“The issue of the departure of Russian employees is being worked out,” Roscosmos said.
“I confirm that this decision has no consequences on the continuity and quality of the Galileo and Copernicus services,” said Thierry Breton, European commissioner for space, referring to Europe’s Copernicus fleet of environmental monitoring satellites. “Nor does this decision put the continued development of these infrastructures at risk.
“We will take all relevant decisions in response to this decision in due course and continue developing resolutely the second generation of these two EU sovereign space infrastructures,” Breton said in a statement.
“We are ready to act decisively, together with the member states, to protect these critical infrastructures in case of aggression, and continue to develop Ariane 6 and Vega C to ensure Europe’s strategic autonomy in the area of launchers.”
After the April launch, another Soyuz rocket was scheduled to take off from French Guiana later this year with two additional Galileo navigation satellites. The Galileo network is Europe’s independent space-based global navigation system, an analog to the U.S. military’s GPS fleet, Russia’s Glonass system, and China’s Beidou navigation constellation.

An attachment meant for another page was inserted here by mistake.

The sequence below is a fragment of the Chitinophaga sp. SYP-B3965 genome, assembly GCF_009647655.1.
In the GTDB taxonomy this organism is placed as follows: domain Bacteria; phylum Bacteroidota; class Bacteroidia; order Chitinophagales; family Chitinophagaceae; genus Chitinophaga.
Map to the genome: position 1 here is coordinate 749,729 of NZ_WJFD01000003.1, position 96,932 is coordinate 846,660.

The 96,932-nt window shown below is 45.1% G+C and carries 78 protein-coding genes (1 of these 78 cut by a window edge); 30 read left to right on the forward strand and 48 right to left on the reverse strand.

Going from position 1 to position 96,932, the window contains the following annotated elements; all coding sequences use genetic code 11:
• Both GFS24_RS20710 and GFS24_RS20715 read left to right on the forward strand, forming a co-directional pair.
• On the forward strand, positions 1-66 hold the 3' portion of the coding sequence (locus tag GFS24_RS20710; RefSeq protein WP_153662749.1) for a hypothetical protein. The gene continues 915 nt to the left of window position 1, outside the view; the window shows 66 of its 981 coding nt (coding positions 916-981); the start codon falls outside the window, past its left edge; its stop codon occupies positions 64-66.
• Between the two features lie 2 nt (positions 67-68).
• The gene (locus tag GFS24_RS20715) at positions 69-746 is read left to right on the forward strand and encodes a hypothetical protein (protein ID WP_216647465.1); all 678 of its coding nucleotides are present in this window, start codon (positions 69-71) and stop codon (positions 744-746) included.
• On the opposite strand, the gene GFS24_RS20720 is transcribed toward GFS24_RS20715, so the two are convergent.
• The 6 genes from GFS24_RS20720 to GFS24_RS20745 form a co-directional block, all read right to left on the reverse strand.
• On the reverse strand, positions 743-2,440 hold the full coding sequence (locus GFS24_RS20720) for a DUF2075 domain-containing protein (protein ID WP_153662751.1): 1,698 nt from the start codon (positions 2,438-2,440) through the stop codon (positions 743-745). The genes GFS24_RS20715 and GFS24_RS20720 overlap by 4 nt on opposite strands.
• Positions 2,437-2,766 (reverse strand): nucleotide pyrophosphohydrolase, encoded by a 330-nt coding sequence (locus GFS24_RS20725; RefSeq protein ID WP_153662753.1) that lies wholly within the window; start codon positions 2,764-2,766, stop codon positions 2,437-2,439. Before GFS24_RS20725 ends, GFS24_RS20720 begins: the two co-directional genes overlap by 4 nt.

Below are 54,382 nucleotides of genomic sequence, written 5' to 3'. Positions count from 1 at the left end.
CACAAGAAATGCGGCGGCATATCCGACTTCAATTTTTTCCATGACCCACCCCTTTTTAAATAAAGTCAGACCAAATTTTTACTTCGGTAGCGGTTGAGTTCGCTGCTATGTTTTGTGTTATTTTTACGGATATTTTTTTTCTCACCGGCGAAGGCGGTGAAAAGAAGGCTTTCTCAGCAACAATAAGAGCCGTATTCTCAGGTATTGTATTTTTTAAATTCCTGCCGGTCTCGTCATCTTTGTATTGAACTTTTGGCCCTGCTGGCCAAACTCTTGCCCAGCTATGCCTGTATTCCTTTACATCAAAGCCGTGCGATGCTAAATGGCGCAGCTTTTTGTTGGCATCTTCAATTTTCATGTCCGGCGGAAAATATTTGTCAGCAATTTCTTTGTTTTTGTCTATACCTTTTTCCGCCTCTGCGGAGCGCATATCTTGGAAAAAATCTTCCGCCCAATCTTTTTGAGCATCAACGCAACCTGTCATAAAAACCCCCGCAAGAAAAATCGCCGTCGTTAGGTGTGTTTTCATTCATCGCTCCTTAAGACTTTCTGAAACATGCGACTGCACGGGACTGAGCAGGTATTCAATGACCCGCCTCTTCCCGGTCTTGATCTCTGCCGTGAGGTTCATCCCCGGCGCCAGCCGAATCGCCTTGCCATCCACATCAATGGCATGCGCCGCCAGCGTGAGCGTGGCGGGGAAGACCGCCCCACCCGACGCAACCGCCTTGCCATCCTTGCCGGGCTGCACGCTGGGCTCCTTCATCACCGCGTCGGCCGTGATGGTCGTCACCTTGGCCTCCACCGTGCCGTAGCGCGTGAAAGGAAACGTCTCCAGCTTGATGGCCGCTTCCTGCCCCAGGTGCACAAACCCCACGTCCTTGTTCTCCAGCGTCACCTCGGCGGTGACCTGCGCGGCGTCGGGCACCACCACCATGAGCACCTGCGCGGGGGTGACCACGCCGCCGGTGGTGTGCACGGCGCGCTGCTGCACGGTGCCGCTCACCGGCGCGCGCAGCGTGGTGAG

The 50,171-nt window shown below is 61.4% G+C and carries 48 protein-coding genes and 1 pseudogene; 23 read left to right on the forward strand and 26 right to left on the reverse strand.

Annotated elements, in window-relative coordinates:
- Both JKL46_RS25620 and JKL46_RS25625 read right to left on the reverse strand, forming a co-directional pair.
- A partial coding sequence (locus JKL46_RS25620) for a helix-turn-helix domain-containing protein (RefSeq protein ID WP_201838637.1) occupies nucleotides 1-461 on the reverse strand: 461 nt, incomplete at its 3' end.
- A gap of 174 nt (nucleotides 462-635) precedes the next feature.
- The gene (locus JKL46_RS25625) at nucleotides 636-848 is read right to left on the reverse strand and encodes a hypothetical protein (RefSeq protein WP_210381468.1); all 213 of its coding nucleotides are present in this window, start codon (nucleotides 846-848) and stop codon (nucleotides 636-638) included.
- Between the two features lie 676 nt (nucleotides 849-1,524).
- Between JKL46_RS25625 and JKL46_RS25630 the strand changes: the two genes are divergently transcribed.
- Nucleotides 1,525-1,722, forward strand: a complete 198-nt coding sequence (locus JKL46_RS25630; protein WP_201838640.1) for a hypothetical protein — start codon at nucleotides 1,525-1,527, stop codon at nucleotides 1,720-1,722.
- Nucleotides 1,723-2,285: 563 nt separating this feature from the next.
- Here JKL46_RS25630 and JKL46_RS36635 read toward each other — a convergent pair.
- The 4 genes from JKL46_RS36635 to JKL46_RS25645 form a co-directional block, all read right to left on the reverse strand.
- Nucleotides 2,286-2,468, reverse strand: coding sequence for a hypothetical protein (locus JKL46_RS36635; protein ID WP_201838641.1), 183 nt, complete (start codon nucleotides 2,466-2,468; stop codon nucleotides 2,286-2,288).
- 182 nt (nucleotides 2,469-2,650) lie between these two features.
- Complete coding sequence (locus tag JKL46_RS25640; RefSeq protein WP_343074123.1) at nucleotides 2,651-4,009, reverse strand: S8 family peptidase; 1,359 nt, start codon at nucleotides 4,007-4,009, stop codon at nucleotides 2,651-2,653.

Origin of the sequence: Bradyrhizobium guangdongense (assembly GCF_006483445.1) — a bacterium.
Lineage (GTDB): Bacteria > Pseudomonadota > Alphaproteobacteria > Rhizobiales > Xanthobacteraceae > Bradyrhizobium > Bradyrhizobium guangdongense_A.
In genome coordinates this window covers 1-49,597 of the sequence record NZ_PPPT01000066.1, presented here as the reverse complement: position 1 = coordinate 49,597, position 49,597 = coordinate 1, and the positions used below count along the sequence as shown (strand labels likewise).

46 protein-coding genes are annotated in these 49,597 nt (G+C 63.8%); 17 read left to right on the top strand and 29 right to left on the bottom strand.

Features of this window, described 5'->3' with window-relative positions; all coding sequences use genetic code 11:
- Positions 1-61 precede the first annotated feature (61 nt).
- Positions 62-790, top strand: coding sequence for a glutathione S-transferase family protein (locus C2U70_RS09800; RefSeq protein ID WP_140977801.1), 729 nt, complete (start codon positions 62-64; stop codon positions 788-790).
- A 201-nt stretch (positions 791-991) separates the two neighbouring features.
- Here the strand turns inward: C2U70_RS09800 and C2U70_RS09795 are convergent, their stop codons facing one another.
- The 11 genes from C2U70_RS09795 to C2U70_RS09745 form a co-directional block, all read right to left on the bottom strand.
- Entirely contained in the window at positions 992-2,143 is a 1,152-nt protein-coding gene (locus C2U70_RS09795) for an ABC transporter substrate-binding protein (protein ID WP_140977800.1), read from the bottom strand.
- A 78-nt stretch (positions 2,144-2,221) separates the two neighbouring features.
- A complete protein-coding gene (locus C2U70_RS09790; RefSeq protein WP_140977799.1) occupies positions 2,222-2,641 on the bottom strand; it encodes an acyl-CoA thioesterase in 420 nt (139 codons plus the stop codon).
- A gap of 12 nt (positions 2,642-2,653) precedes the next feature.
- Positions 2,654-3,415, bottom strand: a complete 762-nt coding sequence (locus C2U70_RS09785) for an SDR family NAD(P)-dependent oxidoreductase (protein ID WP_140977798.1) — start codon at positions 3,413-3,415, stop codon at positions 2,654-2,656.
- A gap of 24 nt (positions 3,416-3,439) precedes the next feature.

Galileo satellites are already beaming navigation signals to users around the world. More than 2 billion smartphones have been sold with Galileo-enabled chipsets, allowing users to locate themselves with navigation signals from Galileo satellites alongside data from GPS network.
The most recent launch for the Galileo system in December deployed the 27th and 28th operational Galileo satellites on a Soyuz rocket. The Galileo program is a multibillion-dollar initiative managed by the European Commission, the executive body of the European Union, a separate entity from ESA.
The full Galileo constellation needs 30 satellites, including 24 active platforms and six spares. The launches later this year with Soyuz rockets were planned to complete the full deployment of the network, but that timetable is in doubt with Soyuz operations suspended.
After this year, future Galileo satellites are planned to launch on European Ariane 6 rockets to upgrade the system and replace old spacecraft. The Ariane 6 rocket’s debut has been delayed, and its first launch is scheduled for no earlier than the end of 2022. Once Ariane 6 is flying, ESA and
When fully operational, the Galileo network will provide independent navigation fixes for users without needing GPS signals. With both networks available, combining Galileo and GPS data can give users a more precise position estimate.